#math: This is used when a chatbot hears a math question
(answer) inserts an exact answer if the question is easy, or a rough estimate of the answer if it is very large or very small. The effect is that the answers is more like a real person would say.
(exactanswer) inserts the exact answer no matter the difficulty of the question.
Bots are able to automatically answer any question about what their favorites are, or which kind of thing they like the best. They will choose a random answer that fits the question. As usual, your own Keyphrases will have preference over this, so you can add Keyphrases for your chatbot's favorite foods, movies, books, and so on.
#favorite: This is used when a chatbot is asked its favorite kind of thing.
(type) inserts the type of thing the question is about. For "what's your favorite food" the (type) is "food".
(specific) inserts the a random thing of the above type. It uses a semantic network of words to randomly select something from the category given. The AI Engine can tell whether or not to include an article (a or an).
Chatbots can respond to someone repeating the same thing to them.
#repeat: This is used when the same thing is repeated to a chatbot.
(mylastmessage) inserts the last thing your chatbot said.
The other Special Keyphrases will be handled in other sections. They include #emote, #compliment, #insult, #memory, #repeat, and #gossip.
At the top of the Language Center is a Guide to developing your chatbot. It will provide guidance on what to work on next. If your bot is linked to the Master Bot Template, it will walk you through Keyphrases to write Responses for, and award Bot Levels as you progress.
Each chatbot keeps a transcript of its conversations. When you read it, you can have a good laugh, and see how well your chatbot is doing. If you see your chatbot missing something in a conversation, then add a Keyphrase that would match what was missed. Find and adjust Responses that don't work well. Add new Responses where your chatbot sounds repetitive. As you go, you'll fill in the more general Keyphrases and then add more and more specific Keyphrases.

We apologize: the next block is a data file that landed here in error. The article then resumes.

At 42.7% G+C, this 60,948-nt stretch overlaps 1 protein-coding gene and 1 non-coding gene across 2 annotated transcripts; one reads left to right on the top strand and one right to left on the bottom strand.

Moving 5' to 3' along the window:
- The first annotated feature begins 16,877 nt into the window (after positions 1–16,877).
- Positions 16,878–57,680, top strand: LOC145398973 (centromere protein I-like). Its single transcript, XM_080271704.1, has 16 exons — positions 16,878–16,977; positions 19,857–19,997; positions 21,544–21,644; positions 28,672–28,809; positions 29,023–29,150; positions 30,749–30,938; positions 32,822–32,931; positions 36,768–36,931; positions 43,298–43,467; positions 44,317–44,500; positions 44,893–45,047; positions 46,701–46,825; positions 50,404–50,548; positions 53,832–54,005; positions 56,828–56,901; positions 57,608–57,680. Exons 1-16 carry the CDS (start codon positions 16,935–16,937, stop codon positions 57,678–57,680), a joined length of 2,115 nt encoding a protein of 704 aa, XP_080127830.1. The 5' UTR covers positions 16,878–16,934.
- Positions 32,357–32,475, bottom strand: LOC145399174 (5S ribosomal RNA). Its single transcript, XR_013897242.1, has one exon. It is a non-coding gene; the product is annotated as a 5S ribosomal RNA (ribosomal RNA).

The creation of an engaging, believable AI Personality occurs through a gradual process of refinement. At first your chatbot will seem predictable, but as you add to its Keyphrases and Responses, they will more and more come to life and become an engaging personality. Your transcript will show longer and longer chats, perhaps even relationships forming.
To the right of each Keyphrase in the Language Center you'll see a number. This is the Keyphrase's Match Count. It shows how many times that Keyphrase has been selected as the best match. You can use this number to learn about how effective your Keyphrases are. Find those that are rarely or never matched and add *s, shorten them, and/or make them more general. Then find those that have tons of matches, then add Responses and/or make more specific variations of that Keyphrase. This is a great tool to see how your Keyphrases are performing.
Debug mode is a valuable option when trying to understand why a chatbot responded the way it did. Take the message in question and go to your Chatbot Workshop and then "Debug" under your chatbot's name. With each message you type, you get to see the entire process the chatbot goes through in coming up with its response. Debug mode is not easy to understand, but if you read it carefully, you'll begin to recognize some of the things going on, and you'll get an idea of where to look to see why your chatbot may have responded differently than you expected.
The Personality Forge makes it possible to export and download your Language Center into a text file. This is done by going to your Chatbot Workshop and then clicking "Export & Import" under your chatbot's picture.
Your export file lets you work on your chatbot offline using any text editor. When you're finished, you can upload the changes and then continue working online or offline. Complete instructions for exporting and importing can be found on the "Export & Import" page.
It's wise to back up your chatbot from time to time. You can then restore your chatbot from the backup file if you should need to. Once you're on the "Export & Import" page, choose "Export your Chatbot".